The sound files which are installed into directory /var/lib/asterisk/sounds/
This file is big - 1.7MB - and once installed the files occupy over 2.25MB of disk space
The music-on-hold files which are installed into directory /var/lib/asterisk/moh/
This file is very big - 14.6MB - and once installed the files occupy over 17MB of disk space

The following Packages are pre-requisites for asterisk.lrp:

  • libssl.lrp
  • libcrpto.lrp
  • ncurses.lrp


There are no configuration files included in the asterisk.lrp Package. Sample configuration files are available in the astsmpls.lrp Package and - once present - these are saved (and restored) as part of the basic asterisk.lrp Package. The recommended procedure is therefore to load the astsmpls.lrp Package manually. This only needs to be done once. This can be achieved with the following command (assuming the .lrp files are available in the /mnt/ directory):

apkg -i /mnt/astsmpls.lrp

Note that the sample configuration files are loaded into directory /etc/asterisk/samples/. Those files which you require for your configuration will need to be moved or copied into /etc/asterisk/ before they will be processed by Asterisk.

A Simple Test Configuration

Asterisk is a large and complex application and this page is not intended to be an Asterisk tutorial or reference manual. However, a very simple but working configuration can be achieved with the following steps:

  1. Install the asterisk.lrp, astsmpls.lrp and astsnds.lrp Packages along with any missing pre-requisites.
  2. Copy /etc/asterisk/samples/*.conf to /etc/asterisk/
  3. Edit /etc/asterisk/asterisk.conf and:
    • Remove the comment character at the start of the line for highpriority = yes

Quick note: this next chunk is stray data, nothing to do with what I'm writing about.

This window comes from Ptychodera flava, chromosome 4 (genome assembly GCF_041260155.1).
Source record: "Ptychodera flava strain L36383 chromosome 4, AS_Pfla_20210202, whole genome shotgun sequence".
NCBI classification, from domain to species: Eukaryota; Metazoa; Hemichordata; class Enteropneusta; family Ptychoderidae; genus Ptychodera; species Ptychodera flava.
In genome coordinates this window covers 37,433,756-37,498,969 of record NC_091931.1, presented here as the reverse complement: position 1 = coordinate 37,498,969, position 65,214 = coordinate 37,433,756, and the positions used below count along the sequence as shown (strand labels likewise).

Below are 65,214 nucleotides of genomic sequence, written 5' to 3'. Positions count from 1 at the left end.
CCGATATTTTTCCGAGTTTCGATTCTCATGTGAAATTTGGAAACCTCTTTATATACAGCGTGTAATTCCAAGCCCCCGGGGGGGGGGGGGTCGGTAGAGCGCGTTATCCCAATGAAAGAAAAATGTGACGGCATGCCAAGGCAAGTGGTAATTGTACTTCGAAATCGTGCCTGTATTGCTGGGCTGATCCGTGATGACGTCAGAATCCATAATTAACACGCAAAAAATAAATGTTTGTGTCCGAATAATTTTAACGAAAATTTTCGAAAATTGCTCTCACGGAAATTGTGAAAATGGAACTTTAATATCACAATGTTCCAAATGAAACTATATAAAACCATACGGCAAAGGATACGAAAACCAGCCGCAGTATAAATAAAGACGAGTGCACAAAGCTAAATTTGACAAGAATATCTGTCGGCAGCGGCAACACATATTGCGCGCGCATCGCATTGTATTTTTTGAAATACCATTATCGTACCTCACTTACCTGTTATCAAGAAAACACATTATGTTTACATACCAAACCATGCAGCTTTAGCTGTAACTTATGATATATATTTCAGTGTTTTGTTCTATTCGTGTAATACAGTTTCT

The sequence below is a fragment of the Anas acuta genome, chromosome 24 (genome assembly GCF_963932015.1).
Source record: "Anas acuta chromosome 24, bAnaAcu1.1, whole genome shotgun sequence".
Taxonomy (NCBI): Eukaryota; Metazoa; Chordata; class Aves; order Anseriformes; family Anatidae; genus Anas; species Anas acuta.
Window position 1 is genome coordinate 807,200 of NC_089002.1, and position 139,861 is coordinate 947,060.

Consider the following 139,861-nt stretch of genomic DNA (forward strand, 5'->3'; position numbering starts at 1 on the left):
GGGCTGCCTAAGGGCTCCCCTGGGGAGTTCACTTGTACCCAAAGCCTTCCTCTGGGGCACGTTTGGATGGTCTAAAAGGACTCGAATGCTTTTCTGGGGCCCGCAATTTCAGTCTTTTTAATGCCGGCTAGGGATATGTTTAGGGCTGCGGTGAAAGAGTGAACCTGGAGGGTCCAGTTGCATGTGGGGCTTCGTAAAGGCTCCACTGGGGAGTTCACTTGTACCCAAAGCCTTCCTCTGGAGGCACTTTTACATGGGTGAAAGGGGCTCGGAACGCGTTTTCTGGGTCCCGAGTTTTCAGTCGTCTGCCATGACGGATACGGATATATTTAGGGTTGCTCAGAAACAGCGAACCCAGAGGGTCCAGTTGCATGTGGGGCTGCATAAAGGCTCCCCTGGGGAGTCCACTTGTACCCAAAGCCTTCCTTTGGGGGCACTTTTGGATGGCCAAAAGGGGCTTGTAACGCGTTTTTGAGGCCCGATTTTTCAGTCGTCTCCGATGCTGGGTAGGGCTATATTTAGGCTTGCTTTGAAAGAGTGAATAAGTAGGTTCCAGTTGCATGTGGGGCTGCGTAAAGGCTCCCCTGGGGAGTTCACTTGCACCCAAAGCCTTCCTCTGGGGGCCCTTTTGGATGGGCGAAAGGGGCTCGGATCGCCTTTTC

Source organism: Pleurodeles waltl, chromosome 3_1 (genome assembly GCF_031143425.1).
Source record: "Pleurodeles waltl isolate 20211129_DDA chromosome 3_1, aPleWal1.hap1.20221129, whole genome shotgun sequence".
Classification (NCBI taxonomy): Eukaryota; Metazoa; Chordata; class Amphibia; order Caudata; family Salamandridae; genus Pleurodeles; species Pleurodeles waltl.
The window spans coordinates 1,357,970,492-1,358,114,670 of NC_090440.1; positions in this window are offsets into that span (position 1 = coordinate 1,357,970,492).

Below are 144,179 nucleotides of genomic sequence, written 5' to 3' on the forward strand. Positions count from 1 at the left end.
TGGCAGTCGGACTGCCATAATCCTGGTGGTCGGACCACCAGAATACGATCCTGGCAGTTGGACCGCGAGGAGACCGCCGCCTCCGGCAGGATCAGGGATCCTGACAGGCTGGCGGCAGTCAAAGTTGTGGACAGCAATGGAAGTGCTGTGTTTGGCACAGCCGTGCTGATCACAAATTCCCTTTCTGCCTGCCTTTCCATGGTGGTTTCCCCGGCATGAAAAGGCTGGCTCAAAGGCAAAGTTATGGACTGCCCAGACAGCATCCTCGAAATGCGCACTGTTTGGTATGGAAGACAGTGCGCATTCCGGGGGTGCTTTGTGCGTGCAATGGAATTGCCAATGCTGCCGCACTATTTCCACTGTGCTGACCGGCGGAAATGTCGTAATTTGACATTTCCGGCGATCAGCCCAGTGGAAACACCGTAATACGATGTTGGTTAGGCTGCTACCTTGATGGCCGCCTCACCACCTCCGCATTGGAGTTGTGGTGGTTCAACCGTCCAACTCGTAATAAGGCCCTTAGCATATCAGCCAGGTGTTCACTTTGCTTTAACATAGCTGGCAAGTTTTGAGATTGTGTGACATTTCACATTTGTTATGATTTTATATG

4. Edit /etc/asterisk/sip.conf and:
    • Remove the comment character at the start of the line for match_auth_username=yes
    • Remove the comment character at the start of the line for allowguest=no
    • Add an entry for a SIP phone at the end of the file - something like the following:
  5. Configure the SIP phone device to Register with the Asterisk server, using the host-mac_address_without_colons string as Username and <your-password-here> as the Password
  6. Ensure that any firewall running on the VOIP server is configured to permit incoming UDP connections on port 5060
  7. Start the asterisk process in verbose mode in the foreground by running the following command:
    asterisk -vvvc
  8. Restart the SIP phone device and check that it registers with Asterisk
    • Should be a message in the window where Asterisk was started

Incomplete but to be continued... Davidmbrooke 20:09, 22 October 2011 (UTC)

Hints and Tips

Asterisk CLI

The Asterisk server software has a Command-Line Interface (CLI) which is very useful for interactive use (e.g. checking the status of the system) or for issuing commands from an external shell script. To run the CLI in interactive mode:

asterisk -r

To run a single command in non-interactive mode:

asterisk -rx "command"

This is how /etc/init.d/asterisk shuts down Asterisk, for example (it executes asterisk -rx "core stop now").

CLI Commands

Some of the CLI command syntax can be a bit cryptic and it must have changed fairly recently since a lot of the online resources are incorrect. The following seem to work OK for version 1.8.

module show 
lists the Asterisk modules which are currently loaded
sip show peers 
shows the registration state of the SIP "peers"
sip show registry 
shows the state of upstream SIP providers which Asterisk is registered with

Further Reading

  • The standard Asterisk version 1.8 documentation is located here.
  • Asterisk: The Definitive Guide, by Leif Madsen, Jim Van Meggelen, Russell Bryant. 3rd Edition. Copyright 2011 O'Reilly Media, Inc. ISBN 978-0-596-51734-2.